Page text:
Tag Archives: bond ratings

All Sorts of Bond News

Who’s getting excited? I know everybody is just thrilled to hear some deats of our latest bond sale, so I won’t disappoint. Bear with me, there will be some nerdy details up ahead. I’m expecting hundreds of comments on this post, because I know how this stuff really brings in the crowds.

Let’s start with some of the sales that we will see shortly from Treasurer Bill Lockyer. After our successful sale of the last batch of bonds, we’re moving forward on selling a bunch of taxable bonds.  There are a bunch of reasons for pursuing taxable bonds, despite the fact that investors prefer the tax-free bonds.  First, some projects can’t be funded with tax-free bonds. Tax-free bonds generally require that they are spent on infrastructure.  These are some of the initiatives we’ve passed over the last few years, like the stem cell initiative.

But a bigger reason for this is the stimulus.  One of the ways the feds chose to help the states was through the “Build America Bonds” program, which subsidizes the sale of bonds.  This could be some big money.

The rest of the deal will finance traditional infrastructure projects that usually are funded with tax-free bonds. Lockyer will use taxable bonds instead because the U.S. Treasury will pick up part of the interest cost of the securities.

Under the Build America Bonds program, states and other municipal issuers can choose to sell taxable bonds for public-works projects and have the federal government pick up 35% of the annual interest expense on the securities.

That could be a great deal for California — depending on what it has to pay on taxable bonds. (LAT blogs 4/6/09)

The Times’ Tom Petruno then goes on to estimate how much California will have to pay by looking at some other recent bond sales. In the end, he comes up with a couple of numbers showing the amount the state would pay to be about a half of a point lower than if we sold tax-free bonds.  So, yay, marginally cheaper money!

And then we have the question of how that money is being and will be spent.  Many projects were halted last December when the administration and the controller estimated that we weren’t going to be able to pay our bills.  Many of those projects have yet to be restarted, and may not be anytime in the near future.

Thousands of infrastructure projects across California that have been on hold since December will not be funded in the coming months, state finance officials said Monday, while hundreds of others will restart as a result of the state’s recent bond sale.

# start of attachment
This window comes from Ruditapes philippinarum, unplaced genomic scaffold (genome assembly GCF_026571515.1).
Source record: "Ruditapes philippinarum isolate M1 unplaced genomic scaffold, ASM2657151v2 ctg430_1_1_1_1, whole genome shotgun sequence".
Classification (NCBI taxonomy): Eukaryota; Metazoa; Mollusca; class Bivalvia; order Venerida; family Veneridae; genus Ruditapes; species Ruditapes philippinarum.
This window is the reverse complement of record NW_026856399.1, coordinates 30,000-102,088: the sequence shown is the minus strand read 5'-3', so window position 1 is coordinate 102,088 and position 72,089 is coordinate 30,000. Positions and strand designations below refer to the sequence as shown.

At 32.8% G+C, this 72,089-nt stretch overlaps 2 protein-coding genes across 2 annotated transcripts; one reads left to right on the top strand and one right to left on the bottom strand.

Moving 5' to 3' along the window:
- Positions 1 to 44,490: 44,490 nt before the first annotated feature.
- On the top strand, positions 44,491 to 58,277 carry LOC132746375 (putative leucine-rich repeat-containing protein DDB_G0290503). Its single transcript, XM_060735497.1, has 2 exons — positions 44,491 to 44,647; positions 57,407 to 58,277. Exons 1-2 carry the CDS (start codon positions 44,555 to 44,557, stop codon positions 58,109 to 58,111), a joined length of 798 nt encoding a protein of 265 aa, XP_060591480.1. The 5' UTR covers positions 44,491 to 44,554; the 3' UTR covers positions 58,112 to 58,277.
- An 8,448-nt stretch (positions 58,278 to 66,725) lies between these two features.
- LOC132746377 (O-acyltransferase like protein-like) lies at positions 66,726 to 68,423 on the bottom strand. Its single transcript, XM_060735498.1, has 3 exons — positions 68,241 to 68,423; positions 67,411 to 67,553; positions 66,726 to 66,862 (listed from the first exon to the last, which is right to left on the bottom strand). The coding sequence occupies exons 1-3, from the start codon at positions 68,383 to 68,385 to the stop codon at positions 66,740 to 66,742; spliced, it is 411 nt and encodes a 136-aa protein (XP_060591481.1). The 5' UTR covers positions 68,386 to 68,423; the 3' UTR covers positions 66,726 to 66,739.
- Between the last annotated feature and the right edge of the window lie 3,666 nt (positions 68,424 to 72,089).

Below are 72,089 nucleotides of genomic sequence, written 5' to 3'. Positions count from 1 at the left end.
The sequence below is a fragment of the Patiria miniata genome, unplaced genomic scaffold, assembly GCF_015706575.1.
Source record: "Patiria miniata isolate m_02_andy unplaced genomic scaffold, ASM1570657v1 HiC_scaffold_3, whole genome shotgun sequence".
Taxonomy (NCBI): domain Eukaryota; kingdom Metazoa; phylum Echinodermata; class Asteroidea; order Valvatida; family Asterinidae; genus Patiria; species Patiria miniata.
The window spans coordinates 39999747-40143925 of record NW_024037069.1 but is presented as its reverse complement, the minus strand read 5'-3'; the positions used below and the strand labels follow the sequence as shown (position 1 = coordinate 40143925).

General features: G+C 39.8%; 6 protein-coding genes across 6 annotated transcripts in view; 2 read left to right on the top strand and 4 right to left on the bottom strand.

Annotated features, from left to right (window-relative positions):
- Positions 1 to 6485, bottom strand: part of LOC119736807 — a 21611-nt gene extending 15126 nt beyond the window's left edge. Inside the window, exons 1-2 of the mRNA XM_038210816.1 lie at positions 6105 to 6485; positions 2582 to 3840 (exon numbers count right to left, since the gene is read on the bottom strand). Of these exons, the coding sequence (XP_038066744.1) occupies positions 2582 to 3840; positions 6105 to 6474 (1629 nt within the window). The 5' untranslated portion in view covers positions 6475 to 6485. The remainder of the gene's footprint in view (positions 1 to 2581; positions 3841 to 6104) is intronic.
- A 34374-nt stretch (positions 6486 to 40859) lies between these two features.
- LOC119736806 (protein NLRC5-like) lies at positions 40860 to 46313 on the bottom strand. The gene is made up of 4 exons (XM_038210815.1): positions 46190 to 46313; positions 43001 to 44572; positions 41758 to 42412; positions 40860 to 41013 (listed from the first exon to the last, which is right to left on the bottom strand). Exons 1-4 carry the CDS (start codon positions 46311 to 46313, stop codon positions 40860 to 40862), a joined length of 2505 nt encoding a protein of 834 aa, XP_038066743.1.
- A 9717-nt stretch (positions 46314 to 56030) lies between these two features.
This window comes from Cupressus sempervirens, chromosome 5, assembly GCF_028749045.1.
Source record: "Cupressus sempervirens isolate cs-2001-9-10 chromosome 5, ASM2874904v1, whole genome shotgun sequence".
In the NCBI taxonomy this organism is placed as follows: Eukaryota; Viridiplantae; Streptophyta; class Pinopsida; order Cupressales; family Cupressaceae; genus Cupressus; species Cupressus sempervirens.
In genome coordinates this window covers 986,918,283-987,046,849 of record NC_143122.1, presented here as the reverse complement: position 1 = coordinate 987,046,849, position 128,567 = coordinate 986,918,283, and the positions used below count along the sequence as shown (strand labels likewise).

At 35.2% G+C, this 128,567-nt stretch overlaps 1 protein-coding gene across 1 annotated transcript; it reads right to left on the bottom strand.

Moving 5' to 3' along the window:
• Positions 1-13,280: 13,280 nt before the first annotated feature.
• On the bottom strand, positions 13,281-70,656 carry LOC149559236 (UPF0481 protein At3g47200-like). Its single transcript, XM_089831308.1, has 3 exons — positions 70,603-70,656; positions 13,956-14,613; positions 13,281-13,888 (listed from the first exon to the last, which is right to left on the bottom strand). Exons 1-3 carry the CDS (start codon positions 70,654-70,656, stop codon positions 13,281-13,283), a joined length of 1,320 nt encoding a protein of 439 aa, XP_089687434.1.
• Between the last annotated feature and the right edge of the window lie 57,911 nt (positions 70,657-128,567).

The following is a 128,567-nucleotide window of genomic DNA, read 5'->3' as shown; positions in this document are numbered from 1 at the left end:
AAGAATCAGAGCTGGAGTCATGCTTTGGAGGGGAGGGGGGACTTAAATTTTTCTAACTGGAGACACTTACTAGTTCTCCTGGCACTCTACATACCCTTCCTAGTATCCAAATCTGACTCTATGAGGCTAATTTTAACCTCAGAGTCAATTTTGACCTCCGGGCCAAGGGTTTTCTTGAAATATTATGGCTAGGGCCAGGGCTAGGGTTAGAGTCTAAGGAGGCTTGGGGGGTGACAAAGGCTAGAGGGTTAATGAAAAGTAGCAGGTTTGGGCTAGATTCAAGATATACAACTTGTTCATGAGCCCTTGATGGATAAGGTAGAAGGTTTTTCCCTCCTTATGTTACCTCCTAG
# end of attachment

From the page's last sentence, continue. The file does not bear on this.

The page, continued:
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While the state’s Pooled Money Investment Board, which manages cash flow and lends money for infrastructure projects, declined to spend any money to restart projects, some work is moving forward.

The board decided to disburse the remainder of $650 million approved in January for infrastructure projects along with another $500 million as a result of the bond sale’s success: The state sold $6.5 billion in bonds, well more than its goal of $4 billion. (SF Chron 4/7/09)

A bunch of other projects were never halted, mostly because they were either too important or too expensive to stop.  As to when the remaining projects get restarted, well, I guess that will be determined by the future bond sales as well as the next round of budget fights.

Another Bond Rating Decrease Means More Pain

We’ve mentioned California’s crashing bond rating several times over the last year or so.  That’s mostly because we keep getting downgraded. Well, yesterday was no different. We have now broke that tie with Louisiana, and we now stand alone with the worst credit rating amongst the 50 states:

Fitch Ratings downgraded California’s general-obligation bond rating Thursday due to concerns about the state’s economy and ongoing budget problems, likely raising costs for taxpayers and dampening demand for $4 billion in bonds the state intends to sell next week. California’s bond rating now ranks worst among the 50 states, according to Fitch.

The announcement came days before State Treasurer Bill Lockyer plans a bond sale starting next Wednesday to replenish the state’s Pooled Money Investment Account and enable California to begin paying out $500 million to projects that desperately need public funding to continue.

Fitch Ratings downgraded California’s general-obligation bond rating from A+ to A, which likely means the state will have to offer more attractive rates and could preclude some investors from purchasing the bonds, said Alex Anderson, portfolio manager of Los Angeles-based Envision Capital Management. Fitch had California on a negative ratings watch since early last year.(SacBee 3/20/09)

Well, there you go, there’s a few more millions out the window. Which program do you think will get the axe this time? Maybe we can just cut out the 12th grade entirely. I mean, we don’t really need Californians to know advanced math skills do we? Literature, Schmiterature.

With the bonds scheduled to go to market next week, the cost of this is going to be quite real, and will add substantially to the $8 Billion number being tossed around now. Unfortunately, the only real way to address the bond rating is to actually resolve the budget crisis, and apparently the bond agencies aren’t inclined to believe that the latest round of budget “solutions” has actually achieved a long-term solution.

I suppose their assessment is valid, but it’s sure a fine time for the rating agencies to start paying attention.  Too bad they weren’t this vigilant with the mortgage backed securities.